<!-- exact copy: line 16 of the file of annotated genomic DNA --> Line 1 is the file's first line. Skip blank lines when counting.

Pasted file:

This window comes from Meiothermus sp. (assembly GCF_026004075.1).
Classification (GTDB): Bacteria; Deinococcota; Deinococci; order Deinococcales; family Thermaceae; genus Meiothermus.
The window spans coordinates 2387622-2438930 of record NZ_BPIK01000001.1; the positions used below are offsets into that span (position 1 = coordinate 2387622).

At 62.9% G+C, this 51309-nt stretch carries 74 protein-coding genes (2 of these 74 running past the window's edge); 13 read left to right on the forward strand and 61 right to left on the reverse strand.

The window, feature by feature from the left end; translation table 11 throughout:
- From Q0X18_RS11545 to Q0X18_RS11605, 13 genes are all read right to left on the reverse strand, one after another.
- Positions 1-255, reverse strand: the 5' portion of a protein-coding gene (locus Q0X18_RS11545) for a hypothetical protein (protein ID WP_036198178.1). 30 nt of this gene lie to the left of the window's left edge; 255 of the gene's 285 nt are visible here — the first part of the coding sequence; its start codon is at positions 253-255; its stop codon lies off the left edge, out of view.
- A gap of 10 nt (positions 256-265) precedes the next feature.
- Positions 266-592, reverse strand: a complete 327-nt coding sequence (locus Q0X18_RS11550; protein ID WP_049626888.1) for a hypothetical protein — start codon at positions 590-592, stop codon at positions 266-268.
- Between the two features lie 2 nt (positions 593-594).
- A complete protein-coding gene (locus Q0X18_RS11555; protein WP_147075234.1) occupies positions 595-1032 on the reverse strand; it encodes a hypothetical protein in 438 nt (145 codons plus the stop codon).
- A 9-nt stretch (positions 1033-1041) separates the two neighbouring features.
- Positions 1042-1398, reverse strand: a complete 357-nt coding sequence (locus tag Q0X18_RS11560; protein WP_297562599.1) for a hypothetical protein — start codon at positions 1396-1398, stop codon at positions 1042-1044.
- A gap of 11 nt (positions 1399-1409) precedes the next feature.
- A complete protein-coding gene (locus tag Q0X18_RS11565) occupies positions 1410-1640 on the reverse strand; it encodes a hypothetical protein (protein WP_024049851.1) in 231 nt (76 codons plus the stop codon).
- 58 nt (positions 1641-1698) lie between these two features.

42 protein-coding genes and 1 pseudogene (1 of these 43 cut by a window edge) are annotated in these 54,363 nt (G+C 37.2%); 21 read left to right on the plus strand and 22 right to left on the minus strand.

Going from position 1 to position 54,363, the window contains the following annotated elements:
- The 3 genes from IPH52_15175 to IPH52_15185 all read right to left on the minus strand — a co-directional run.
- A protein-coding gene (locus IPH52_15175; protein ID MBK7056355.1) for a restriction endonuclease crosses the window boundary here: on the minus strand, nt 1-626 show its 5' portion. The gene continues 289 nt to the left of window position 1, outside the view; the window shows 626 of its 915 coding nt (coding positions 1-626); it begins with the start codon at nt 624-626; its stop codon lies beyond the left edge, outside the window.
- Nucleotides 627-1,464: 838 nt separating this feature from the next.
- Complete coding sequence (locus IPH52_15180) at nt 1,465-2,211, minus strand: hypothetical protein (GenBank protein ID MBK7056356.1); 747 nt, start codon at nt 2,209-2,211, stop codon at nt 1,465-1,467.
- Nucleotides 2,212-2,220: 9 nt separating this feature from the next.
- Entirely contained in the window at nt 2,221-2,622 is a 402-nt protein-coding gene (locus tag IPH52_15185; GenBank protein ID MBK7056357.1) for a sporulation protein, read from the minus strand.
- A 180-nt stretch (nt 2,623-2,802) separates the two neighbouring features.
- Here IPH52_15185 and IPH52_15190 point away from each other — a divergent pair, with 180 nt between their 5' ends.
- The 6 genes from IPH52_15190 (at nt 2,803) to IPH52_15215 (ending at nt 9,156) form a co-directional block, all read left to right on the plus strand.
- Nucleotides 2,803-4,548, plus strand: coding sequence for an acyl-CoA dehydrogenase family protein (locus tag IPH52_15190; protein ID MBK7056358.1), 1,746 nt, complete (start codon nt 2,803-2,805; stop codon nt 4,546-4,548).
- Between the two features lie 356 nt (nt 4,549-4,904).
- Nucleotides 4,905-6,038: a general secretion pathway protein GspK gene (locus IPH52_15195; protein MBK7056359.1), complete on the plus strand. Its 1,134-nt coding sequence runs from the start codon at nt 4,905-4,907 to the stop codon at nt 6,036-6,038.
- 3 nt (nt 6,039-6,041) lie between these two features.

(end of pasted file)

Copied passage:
- 58 nt (positions 1641-1698) lie between these two features.